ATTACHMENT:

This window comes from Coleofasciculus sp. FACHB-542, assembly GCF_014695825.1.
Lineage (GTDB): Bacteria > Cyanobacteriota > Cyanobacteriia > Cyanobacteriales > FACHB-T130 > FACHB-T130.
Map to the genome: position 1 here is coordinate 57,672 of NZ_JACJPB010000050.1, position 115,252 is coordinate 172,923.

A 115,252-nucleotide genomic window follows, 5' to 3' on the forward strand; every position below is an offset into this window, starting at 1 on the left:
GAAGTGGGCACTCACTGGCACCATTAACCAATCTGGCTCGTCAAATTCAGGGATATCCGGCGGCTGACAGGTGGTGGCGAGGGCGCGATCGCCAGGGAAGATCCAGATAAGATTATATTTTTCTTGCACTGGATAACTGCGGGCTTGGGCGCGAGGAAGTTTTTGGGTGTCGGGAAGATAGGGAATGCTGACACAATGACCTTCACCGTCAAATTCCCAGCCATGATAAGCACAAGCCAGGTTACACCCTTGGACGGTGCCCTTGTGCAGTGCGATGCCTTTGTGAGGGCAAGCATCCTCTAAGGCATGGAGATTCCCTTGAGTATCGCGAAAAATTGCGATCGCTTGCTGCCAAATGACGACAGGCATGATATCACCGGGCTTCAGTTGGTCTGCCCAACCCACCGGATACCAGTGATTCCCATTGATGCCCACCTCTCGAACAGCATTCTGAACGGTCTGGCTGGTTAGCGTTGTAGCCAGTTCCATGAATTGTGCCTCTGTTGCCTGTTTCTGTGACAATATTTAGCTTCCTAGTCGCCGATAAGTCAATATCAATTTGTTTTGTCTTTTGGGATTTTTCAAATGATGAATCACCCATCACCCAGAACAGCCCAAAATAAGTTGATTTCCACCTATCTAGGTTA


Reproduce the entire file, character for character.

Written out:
This window comes from Coleofasciculus sp. FACHB-542, assembly GCF_014695825.1.
Lineage (GTDB): Bacteria > Cyanobacteriota > Cyanobacteriia > Cyanobacteriales > FACHB-T130 > FACHB-T130.
Map to the genome: position 1 here is coordinate 57,672 of NZ_JACJPB010000050.1, position 115,252 is coordinate 172,923.

A 115,252-nucleotide genomic window follows, 5' to 3' on the forward strand; every position below is an offset into this window, starting at 1 on the left:
GAAGTGGGCACTCACTGGCACCATTAACCAATCTGGCTCGTCAAATTCAGGGATATCCGGCGGCTGACAGGTGGTGGCGAGGGCGCGATCGCCAGGGAAGATCCAGATAAGATTATATTTTTCTTGCACTGGATAACTGCGGGCTTGGGCGCGAGGAAGTTTTTGGGTGTCGGGAAGATAGGGAATGCTGACACAATGACCTTCACCGTCAAATTCCCAGCCATGATAAGCACAAGCCAGGTTACACCCTTGGACGGTGCCCTTGTGCAGTGCGATGCCTTTGTGAGGGCAAGCATCCTCTAAGGCATGGAGATTCCCTTGAGTATCGCGAAAAATTGCGATCGCTTGCTGCCAAATGACGACAGGCATGATATCACCGGGCTTCAGTTGGTCTGCCCAACCCACCGGATACCAGTGATTCCCATTGATGCCCACCTCTCGAACAGCATTCTGAACGGTCTGGCTGGTTAGCGTTGTAGCCAGTTCCATGAATTGTGCCTCTGTTGCCTGTTTCTGTGACAATATTTAGCTTCCTAGTCGCCGATAAGTCAATATCAATTTGTTTTGTCTTTTGGGATTTTTCAAATGATGAATCACCCATCACCCAGAACAGCCCAAAATAAGTTGATTTCCACCTATCTAGGTTA